According to a study published by researchers at Henry Ford Hospital, over half of nurses who work with organ transplant patients in the U.S. experience high levels of emotional exhaustion. The findings are published in Progress in Transplantation.
The study was led by senior staff psychologist Michelle Jesse, Ph.D, liver transplant surgeon Marwan Abouljoud, MD, senior staff psychologist Anne Eshelman, PhD, and registered nurse and Transplant Institute Administration Manager Kathleen Hogan. Data from 369 transplant nurses working across the U.S. through online surveys distributed by the International Transplant Nursing Society were evaluated.
The study showed that approximately 52 percent of the nurses surveyed reported low levels of personal accomplishment. Around16 percent of transplant nurses indicated that they try to emotionally distance themselves from their patients which is a common reaction by those who feel overwhelmed in stressful situations. Such distancing can often by misconstrued as indifference to patients.
“At the end of the day, the nurses spend the most time with the patients and wear all the hats in a health system,” says Dr. Jesse. “Plus, transplant nurses work really hard trying to get their patients listed to get a transplant, they get to know the family and sometimes it doesn’t work out. And that’s really tough. They’re just an incredible group.”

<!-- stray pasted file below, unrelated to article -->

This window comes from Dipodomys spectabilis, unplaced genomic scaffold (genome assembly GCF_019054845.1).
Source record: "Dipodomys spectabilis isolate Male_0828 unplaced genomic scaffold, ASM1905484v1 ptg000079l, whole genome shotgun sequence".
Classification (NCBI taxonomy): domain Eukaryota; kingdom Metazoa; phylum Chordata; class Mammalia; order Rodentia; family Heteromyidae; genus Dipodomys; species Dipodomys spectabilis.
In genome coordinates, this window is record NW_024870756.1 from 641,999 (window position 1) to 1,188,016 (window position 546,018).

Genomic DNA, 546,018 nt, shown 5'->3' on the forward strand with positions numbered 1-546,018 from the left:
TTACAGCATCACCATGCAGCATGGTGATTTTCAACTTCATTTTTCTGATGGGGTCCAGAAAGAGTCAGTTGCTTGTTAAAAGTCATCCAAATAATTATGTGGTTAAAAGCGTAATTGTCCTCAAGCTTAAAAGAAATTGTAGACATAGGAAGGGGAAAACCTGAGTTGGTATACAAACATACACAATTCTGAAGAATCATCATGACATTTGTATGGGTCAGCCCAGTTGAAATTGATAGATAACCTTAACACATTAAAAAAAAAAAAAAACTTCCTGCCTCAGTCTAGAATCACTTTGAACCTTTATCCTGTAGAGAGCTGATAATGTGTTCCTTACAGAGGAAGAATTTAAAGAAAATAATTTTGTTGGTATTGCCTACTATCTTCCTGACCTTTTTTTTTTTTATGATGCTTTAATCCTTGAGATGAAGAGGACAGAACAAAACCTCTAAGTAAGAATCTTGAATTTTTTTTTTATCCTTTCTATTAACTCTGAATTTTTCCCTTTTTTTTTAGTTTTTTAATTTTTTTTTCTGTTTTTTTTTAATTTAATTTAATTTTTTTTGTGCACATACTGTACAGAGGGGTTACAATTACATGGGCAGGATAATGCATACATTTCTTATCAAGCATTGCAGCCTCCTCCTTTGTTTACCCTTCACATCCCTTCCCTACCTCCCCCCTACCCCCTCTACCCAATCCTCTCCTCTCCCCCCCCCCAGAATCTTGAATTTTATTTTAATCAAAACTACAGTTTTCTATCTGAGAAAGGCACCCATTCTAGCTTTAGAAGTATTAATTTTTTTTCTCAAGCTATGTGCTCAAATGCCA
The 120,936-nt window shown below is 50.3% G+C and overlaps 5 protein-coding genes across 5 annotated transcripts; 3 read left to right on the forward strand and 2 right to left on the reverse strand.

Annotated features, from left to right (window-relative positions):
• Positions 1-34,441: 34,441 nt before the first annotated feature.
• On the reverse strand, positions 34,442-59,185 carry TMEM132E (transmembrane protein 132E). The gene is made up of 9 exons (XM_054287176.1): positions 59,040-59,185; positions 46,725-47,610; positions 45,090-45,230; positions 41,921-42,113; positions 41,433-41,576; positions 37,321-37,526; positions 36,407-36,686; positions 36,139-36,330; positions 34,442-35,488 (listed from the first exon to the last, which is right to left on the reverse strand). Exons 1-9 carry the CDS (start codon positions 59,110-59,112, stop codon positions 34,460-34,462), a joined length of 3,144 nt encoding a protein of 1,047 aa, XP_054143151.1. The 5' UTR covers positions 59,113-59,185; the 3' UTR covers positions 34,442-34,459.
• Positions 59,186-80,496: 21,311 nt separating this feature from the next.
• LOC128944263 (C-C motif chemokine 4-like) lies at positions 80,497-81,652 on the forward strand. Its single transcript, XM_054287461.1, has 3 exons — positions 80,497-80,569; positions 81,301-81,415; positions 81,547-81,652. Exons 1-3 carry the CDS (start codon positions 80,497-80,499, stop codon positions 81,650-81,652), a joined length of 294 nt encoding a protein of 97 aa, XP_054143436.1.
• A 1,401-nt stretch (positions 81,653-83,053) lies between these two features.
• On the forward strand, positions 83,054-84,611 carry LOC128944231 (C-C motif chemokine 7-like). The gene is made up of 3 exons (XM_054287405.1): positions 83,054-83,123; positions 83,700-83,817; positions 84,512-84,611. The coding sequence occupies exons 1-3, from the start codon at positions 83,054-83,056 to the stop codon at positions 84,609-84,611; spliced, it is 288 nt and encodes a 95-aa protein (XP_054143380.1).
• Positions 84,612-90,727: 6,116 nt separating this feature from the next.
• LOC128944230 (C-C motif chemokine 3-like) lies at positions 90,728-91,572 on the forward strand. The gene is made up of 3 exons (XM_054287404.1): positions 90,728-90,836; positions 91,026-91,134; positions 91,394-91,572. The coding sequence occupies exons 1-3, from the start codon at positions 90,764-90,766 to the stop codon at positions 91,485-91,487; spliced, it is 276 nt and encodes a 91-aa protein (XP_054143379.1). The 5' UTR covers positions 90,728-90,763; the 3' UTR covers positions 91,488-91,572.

A previous study about transplant surgeons conducted by the Henry Ford Hospital team also found that organ transplant surgeons had a low sense of personal accomplishment. Nearly 40 percent of the respondents reported feeling emotionally exhausted.
Dr. Abouljoud, director of the Henry Ford Transplant Institute explains that transplantation is a high-pressure speciality and the feelings of burnout commonly felt in medicine can be particularly intensified in this specialty. He highlighted the need to develop systems that would be able to prevent this from happening. The study findings also indicate a need for transplant centres to create an environment that nurtures both patients and caregivers.
“It has to be more than on an individual level,” she says. “It has to be to the unit, the institution, the larger environment: promoting collegial work environments, coaching for encounters with difficult conversations, and ensuring efficient processes and call systems for off-hours."
Source: Henry Ford Health System
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